There are multiple ways, and they all leverage our bias towards salient (aka. noteworthy) information and stimuli. While some - such as the use of bright colours and contrast - are obvious (pun intended), others are less intuitive.
Let’s look at three of them.
The isolation effect (also called the Von Restorff effect) predicts that the visually contrasting items tend to have a high chance of being noticed and remembered by the audience.
This principle is commonly used in pricing pages, to make one option (the desired action) stand out. Companies generally highlight their preferred pricing by placing it in the centre, and making it with different colour, size, or shape to bring the user's attention to that.
For example, Adobe emphasises their “All apps” plan by including a golden label at the top reading “best value” as well as by presenting it with a different card shape.
Research has shown that people tend to naturally group things into round-number groups, ending in a 5 or 0. In other words, top 10 lists are incredibly salient for customers — they naturally grab people’s attention. What's outside of these groups is less noteworthy and inferior. Netflix's recent feature is exemplary of this principle in action.
Another technique to grab and direct people’s attention in the context of user interface design and marketing, involves using imagery of people looking at the desired piece of information. That’s because as human beings, we naturally tend to look in the direction of where others are looking.
An interesting study used eye-tracking technology to measure the direction and duration of the subjects’ eye movements. When the subjects were presented an ad with a baby looking straight out of the page, viewers fixated on the baby’s face, and gave less attention to the headline and ad copy.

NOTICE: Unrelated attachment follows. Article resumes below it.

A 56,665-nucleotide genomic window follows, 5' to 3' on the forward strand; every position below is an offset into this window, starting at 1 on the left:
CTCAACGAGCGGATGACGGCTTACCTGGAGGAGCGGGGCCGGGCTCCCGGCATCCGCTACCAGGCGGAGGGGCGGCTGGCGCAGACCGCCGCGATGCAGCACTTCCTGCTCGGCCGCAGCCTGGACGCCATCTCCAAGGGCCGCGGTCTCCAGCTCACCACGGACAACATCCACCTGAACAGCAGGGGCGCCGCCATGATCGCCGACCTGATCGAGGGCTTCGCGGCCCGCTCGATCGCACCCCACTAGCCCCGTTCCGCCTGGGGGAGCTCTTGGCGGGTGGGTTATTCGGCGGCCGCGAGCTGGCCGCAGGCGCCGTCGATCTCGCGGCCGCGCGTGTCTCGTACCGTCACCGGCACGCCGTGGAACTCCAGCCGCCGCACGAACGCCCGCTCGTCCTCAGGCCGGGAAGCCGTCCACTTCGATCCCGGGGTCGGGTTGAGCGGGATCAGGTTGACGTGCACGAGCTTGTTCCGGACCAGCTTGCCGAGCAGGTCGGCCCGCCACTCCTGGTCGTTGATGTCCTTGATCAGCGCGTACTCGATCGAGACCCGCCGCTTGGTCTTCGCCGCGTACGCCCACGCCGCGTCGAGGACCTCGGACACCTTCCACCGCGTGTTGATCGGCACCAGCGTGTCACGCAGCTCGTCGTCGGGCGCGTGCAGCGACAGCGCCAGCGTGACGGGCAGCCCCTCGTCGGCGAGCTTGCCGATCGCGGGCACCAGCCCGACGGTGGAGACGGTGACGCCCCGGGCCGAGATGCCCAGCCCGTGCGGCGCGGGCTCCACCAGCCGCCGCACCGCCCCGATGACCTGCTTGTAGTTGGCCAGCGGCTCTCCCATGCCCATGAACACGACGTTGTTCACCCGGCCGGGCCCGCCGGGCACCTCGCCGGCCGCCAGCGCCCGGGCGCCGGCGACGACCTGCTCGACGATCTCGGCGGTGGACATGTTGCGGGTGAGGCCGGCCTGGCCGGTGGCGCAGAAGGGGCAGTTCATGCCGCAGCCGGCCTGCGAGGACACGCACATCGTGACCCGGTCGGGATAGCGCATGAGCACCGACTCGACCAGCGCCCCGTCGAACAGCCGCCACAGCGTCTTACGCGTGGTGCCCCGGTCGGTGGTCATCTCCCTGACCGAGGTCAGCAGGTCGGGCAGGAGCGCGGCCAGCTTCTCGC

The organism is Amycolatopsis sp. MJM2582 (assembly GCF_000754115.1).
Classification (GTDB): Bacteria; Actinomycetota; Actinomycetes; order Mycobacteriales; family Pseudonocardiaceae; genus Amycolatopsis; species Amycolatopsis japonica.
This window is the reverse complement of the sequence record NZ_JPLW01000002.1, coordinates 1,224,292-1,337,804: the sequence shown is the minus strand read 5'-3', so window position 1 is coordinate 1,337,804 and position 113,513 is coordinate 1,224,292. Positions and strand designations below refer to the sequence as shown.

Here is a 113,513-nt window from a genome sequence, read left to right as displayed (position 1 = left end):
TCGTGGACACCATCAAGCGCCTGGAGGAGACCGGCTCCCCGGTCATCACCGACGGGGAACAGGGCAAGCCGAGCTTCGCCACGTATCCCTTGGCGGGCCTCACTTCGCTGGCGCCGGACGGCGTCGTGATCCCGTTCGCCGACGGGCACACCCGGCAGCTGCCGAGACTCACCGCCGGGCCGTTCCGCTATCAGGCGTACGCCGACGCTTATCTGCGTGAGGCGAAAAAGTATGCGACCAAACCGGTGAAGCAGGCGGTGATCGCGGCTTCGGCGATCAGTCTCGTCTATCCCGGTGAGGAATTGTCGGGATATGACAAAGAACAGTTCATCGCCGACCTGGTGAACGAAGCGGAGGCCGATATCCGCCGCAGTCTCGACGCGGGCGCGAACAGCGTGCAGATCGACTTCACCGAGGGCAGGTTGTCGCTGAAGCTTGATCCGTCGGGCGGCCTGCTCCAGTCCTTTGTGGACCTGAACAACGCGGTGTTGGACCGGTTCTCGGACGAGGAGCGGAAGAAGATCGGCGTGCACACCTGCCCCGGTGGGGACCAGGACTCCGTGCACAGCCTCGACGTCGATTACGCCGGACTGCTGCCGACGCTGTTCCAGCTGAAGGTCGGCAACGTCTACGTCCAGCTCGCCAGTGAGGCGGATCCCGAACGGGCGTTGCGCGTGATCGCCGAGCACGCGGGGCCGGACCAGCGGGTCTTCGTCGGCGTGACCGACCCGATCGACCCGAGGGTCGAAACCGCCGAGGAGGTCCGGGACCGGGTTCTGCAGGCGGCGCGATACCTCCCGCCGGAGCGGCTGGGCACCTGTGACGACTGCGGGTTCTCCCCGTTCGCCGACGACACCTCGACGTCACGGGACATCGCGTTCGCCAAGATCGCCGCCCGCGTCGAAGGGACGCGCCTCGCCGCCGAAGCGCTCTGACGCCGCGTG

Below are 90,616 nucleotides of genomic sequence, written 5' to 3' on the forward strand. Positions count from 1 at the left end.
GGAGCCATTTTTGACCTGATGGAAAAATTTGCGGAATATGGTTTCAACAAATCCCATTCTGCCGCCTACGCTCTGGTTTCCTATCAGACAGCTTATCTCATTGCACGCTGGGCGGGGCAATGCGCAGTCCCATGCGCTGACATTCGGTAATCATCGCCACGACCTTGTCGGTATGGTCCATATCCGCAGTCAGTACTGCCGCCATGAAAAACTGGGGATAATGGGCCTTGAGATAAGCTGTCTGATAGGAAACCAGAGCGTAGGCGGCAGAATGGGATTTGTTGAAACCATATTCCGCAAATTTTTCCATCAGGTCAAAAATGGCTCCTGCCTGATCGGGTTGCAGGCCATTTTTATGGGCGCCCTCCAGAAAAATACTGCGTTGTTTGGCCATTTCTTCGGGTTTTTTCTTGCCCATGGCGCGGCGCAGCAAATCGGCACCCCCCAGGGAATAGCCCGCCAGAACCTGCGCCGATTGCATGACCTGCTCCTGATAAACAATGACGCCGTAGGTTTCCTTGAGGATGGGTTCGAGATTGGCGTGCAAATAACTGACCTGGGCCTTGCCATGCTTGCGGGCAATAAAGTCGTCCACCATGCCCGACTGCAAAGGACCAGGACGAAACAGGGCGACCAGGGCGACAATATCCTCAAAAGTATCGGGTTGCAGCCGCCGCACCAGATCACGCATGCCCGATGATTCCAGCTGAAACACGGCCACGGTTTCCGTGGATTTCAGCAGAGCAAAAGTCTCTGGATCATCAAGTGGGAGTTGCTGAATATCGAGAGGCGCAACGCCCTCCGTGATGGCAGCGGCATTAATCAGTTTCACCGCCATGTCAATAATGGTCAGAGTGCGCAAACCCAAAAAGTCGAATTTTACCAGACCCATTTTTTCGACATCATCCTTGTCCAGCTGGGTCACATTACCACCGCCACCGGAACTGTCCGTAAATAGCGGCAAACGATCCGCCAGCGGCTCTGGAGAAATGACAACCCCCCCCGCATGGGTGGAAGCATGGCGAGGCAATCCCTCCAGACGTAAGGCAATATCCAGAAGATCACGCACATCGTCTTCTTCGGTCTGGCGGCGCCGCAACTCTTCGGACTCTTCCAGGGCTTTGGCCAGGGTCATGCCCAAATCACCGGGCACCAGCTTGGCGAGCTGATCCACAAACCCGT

But when a side-facing baby image was positioned to “look” at the ad’s headline, the baby’s face was still a major hot spot, but the ad headline and copy got far more attention.
For example, SumoMe's ad shows a man looking at the brand value proposition to guide customers' attention towards it.
Make it Obvious strategy has important implications beyond consumer psychology and marketing. Research suggests that interventions aimed at changing health-related behaviours (e.g., smoking cessation, exercise initiation) could attempt to generate an increase in orienting attention rather than leveraging motivation or highlighting the benefits or the costs.
For example, a medicine bottle that beeped varying tones or personalised, attention-grabbing reminders from a mobile phone could decrease levels of medical non-compliance. In many contexts, such attention-based interventions may be simple and inexpensive to deploy.
Make an item stick out to increase the likelihood it will be noticed and remembered.
Adobe emphasises their “All apps” plan by including a golden label at the top reading “best value” as well as by presenting it with a different card shape.
Group things into round-number groups, ending in a 5 or 0 to grab people’s attention and increase the perceived value.
Netflix's recent "Top 10" feature is exemplary of this principle in action.
Leverage our natural tendency of looking at what others look at by displaying human faces looking at the desired information.
SumoMe's ad shows a man looking at the brand value proposition to guide customers' attention towards it.